Insights

Drawing Lessons from Downturns

The best explanation for which equity sectors outperformed in September can be found in a multi-dimensional view of each stock, including its valuation, quality, and sentiment indicators.


CIO, Active Quantitative Equity

The Active Quantitative Equity (AQE) team has been closely examining the September equity drawdown to better understand what was “conventional” versus “unconventional” about it and how these findings inform the AQE team’s process. September’s decline of more than 9% was the eighth worst monthly return for the MSCI World Index in 30 years.

Historically, investors concerned about a market drawdown have looked to lower-risk, defensive segments like Real Estate, Utilities, Telecoms, Consumer Staples, and Health Care. And investors concerned about a market drawdown have also typically avoided higher-risk segments like Financials, Materials, Industrials, and Technology.

September Surprise

Over the last 30 years, when equity markets have experienced monthly declines of more than 5%, defensive segments have generally outperformed the broad market index. However, September was a decidedly different outcome. Health Care and Consumer Staples were great cushions for the overall market drawdown, but Utilities, Real Estate, and Telecoms all markedly underperformed. On the other hand, Materials and Financials – higher-risk segments that would typically underperform in a market drawdown – outperformed the market in September. See Figures 1 and 2

Figure 1: Excess Returns of Defensive Segments During Monthly MSCI World Index Drawdowns of More Than 5%

December 1991 to Present

Segments-During-Monthly

Figure 2: Excess Returns of Higher-Risk Segments During Monthly MSCI World Index Drawdowns of More Than 5%

December 1991 to Present

Higher Risk Segments

Also, if we look at risk attributes like volatility and beta (instead of segment), history would tell us that a monthly market return of -9% would on average be coupled with a spread return for lower-risk versus higher-risk quintiles of stocks of approximately +8.5% (using simple regression analysis). However, during September, the spread return for lower-risk versus higher-risk quintiles of stocks was only +3.5%.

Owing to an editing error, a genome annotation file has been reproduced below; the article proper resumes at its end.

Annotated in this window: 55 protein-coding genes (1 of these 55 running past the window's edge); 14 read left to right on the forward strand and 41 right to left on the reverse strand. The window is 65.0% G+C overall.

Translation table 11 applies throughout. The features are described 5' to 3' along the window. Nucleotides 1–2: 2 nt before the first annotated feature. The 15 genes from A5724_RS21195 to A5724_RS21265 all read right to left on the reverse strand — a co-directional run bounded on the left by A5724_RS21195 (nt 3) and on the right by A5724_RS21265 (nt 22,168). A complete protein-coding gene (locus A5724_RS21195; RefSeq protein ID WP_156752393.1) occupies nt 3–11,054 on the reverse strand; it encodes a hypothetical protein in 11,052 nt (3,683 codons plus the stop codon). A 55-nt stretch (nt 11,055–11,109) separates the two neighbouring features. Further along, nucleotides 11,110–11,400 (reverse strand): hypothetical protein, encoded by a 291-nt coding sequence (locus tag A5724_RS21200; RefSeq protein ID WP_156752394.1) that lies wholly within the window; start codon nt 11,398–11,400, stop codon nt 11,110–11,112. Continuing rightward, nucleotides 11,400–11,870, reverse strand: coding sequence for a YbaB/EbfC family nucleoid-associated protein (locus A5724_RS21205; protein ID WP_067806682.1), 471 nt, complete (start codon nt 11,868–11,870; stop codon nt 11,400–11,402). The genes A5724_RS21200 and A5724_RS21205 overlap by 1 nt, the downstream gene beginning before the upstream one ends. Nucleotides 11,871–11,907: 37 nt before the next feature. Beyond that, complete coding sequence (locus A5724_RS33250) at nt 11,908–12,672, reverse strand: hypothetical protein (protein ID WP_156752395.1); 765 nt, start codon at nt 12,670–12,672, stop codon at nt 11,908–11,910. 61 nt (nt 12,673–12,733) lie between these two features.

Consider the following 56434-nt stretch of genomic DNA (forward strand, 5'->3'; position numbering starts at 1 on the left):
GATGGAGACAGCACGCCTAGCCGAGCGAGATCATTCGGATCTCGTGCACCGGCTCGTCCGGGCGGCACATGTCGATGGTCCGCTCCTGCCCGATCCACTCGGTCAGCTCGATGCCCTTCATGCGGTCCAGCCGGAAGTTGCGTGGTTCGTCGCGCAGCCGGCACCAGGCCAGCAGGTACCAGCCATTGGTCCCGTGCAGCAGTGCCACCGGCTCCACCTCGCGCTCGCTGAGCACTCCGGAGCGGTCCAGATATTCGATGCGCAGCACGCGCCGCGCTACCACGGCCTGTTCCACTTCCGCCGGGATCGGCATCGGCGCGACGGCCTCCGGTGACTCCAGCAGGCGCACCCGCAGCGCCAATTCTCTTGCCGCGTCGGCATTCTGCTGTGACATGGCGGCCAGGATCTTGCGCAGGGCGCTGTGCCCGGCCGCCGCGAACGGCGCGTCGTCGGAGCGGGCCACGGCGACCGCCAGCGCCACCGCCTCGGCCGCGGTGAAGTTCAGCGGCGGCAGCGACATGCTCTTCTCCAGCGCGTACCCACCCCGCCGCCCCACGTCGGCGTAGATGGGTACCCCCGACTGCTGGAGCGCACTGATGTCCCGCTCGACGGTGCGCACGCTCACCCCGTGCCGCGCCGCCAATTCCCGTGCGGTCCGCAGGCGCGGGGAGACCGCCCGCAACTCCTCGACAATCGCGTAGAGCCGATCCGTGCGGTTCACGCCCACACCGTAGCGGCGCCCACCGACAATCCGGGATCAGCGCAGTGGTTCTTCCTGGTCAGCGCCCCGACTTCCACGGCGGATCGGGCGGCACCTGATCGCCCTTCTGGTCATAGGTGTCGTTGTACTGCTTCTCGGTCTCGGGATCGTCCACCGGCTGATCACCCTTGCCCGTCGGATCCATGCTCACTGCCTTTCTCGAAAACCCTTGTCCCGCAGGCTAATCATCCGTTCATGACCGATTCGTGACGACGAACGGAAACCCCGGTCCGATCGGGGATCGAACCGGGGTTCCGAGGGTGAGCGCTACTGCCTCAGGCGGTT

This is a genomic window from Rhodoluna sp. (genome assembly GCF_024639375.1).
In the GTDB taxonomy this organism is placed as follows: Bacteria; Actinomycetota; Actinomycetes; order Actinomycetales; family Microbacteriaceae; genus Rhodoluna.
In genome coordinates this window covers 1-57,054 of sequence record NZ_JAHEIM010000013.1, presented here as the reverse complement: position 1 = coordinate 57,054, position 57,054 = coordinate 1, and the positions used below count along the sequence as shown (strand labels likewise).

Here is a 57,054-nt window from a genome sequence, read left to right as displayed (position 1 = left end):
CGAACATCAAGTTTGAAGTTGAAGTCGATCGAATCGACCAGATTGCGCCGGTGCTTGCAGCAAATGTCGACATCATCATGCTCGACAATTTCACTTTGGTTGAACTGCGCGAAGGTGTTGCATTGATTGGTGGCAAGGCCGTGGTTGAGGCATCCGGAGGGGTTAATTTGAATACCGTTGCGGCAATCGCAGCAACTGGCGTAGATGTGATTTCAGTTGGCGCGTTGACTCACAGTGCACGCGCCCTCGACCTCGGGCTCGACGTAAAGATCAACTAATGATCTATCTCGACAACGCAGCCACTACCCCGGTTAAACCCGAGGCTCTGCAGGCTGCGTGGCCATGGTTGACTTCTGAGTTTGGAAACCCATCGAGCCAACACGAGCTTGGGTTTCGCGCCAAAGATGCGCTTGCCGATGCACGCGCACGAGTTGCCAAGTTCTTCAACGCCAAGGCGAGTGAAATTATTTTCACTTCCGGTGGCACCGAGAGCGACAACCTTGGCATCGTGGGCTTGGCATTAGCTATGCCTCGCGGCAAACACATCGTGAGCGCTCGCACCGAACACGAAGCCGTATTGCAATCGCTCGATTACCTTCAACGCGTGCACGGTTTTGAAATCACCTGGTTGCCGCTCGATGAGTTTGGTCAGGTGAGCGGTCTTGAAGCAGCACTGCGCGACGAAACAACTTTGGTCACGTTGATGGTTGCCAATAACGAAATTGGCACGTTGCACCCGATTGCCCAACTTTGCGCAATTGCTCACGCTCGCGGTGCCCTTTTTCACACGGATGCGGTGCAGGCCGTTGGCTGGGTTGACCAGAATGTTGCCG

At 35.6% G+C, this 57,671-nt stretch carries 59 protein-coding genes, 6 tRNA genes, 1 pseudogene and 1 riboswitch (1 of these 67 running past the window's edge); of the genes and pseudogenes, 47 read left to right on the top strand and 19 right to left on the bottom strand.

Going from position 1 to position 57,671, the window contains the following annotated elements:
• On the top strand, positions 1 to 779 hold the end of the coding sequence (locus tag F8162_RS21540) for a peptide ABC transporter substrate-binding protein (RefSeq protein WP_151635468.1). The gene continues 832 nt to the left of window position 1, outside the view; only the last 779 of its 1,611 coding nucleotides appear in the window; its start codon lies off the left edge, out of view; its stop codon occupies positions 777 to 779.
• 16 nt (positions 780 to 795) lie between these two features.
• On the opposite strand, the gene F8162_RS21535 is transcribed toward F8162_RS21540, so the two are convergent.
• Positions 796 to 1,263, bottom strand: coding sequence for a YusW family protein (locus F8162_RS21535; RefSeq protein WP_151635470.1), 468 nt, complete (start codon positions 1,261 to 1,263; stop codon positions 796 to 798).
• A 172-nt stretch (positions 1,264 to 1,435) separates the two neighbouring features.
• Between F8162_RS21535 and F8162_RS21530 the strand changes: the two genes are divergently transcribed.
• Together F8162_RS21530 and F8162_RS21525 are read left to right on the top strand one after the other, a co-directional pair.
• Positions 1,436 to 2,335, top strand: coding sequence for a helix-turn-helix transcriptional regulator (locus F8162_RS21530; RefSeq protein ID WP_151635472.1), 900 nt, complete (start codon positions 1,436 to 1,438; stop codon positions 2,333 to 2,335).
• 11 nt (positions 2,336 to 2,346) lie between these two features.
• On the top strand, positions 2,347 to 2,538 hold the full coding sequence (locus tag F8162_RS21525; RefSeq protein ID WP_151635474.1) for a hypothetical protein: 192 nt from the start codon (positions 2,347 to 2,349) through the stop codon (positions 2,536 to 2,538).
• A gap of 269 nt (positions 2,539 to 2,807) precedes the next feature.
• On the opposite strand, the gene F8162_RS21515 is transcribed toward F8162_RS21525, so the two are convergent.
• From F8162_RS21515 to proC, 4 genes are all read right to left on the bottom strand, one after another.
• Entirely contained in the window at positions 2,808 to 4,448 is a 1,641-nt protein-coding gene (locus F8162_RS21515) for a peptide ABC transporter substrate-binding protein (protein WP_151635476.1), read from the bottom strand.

What Was Different

Why didn’t lower-risk stocks provide the expected payoff relative to higher-risk stocks in September? Interest rate sensitivity may be part of the answer. Financials should achieve better earnings when interest rates rise, and long-duration, debt-heavy industries like Utilities and Real Estate are negatively exposed to rising rates.

That said, we believe that a better explanation for which segments outperformed in September can be found in a multi-dimensional view of each stock, including its valuation, quality, and sentiment indicators. This means that, while AQE’s overall preferences coming into September were generally aligned with lower-risk attributes, these additional considerations supported our continued favoring of Health Care and Consumer Staples, as well as our continued avoidance of Real Estate. Among higher-risk sectors, they also led us to favor Financials and avoid Technology.

The Bottom Line

In the June commentary, we remarked that AQE’s preferred stocks across the developed equity market were “…in total, quite a bit less risky than the average stock.” We also clarified that it didn’t mean AQE only liked low-risk segments, or that all low-risk segments were attractive. And we used Energy (high risk but attractive) and Real Estate (low risk and unattractive) stocks to highlight this nuance. September market action supported the thinking in that discussion.

In sum, a difficult September has at least reminded us of the importance of assessing stocks on multiple dimensions, systematically, to help weather storms such as those created by unexpected market drawdowns and other volatile events.

Figure 3: Sector Preferences of AQE Stock Selection Model

Sector-Preferences

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